Encyclopædia Britannica, Ninth Edition/Attorney-General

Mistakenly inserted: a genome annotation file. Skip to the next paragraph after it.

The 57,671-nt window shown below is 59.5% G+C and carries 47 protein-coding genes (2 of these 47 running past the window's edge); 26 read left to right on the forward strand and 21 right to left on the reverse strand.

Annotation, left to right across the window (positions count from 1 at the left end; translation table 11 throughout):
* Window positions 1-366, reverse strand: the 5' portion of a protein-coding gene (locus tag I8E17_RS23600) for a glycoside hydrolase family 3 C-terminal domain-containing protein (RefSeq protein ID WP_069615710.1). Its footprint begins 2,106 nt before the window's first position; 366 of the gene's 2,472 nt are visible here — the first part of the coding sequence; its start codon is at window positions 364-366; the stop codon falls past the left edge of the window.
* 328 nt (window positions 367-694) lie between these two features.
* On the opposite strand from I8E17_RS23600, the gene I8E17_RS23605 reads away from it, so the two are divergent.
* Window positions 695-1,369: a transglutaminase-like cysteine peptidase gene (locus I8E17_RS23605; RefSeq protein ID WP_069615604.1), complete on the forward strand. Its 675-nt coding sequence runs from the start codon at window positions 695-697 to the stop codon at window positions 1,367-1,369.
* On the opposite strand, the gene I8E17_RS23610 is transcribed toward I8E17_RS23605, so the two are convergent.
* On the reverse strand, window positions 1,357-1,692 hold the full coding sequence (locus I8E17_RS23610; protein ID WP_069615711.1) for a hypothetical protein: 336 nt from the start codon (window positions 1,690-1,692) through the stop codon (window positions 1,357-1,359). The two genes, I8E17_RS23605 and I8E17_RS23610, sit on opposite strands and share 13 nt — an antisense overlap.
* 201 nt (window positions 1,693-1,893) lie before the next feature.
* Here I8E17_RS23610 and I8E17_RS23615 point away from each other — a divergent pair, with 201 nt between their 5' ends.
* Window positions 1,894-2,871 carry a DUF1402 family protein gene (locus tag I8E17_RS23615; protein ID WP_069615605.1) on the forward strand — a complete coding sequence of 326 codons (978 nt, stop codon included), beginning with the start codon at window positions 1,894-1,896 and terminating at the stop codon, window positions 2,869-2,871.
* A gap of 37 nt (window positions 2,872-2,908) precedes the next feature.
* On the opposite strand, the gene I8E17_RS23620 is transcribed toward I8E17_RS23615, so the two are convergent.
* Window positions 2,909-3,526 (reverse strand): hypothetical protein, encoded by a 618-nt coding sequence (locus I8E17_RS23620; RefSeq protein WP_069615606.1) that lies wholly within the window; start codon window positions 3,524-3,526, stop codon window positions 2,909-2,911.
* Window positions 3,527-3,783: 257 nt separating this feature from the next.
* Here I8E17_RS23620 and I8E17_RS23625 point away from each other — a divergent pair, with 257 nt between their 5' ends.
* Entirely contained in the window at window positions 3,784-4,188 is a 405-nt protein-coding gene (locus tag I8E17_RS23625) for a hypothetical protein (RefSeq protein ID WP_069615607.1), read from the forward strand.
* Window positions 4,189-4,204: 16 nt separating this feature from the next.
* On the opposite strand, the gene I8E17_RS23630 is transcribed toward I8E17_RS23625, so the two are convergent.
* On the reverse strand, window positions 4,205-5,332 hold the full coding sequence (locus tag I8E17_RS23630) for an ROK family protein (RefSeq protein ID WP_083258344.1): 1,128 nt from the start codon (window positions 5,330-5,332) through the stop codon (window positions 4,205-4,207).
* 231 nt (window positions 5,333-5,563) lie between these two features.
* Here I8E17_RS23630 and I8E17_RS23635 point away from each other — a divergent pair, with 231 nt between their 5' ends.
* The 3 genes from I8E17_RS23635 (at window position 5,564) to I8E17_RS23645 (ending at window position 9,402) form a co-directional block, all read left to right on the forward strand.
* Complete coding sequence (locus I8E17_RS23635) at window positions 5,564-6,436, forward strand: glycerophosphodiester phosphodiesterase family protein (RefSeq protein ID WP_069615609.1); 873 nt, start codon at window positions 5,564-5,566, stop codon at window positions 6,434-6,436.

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ATTORNEY-GENERAL, the chief law officer appointed to manage all the legal affairs and suits in which the Crown is interested. He is appointed by patent, authorising him to hold office during the Queen's pleasure. He is ex officio the leader of the bar, and only counsel of the highest eminence are appointed to the office. The royal mandate of 14th December 1814 gives him precedence in all the courts, and it is now settled that in the House of Lords he has precedence of the Lord Advocate, even in Scotch appeals. He is a necessary party to all proceedings affecting the Crown, and has extensive powers of control in matters relating to charities, lunatics estates, criminal prosecutions, &c. His assistant, also appointed by patent, is the Solicitor-General, who has full power to act in the absence of his principal, and by almost invariable usage, succeeds to his office when it becomes vacant. The income attached to these offices has hitherto been derived in great part from fees on patents for inventions, but by a recent arrangement the Attorney-General and Solicitor-General receive a salary of £7000 and £6000 respectively, exclusive of such fees as they may receive for any litigious business they may conduct on behalf of the Crown.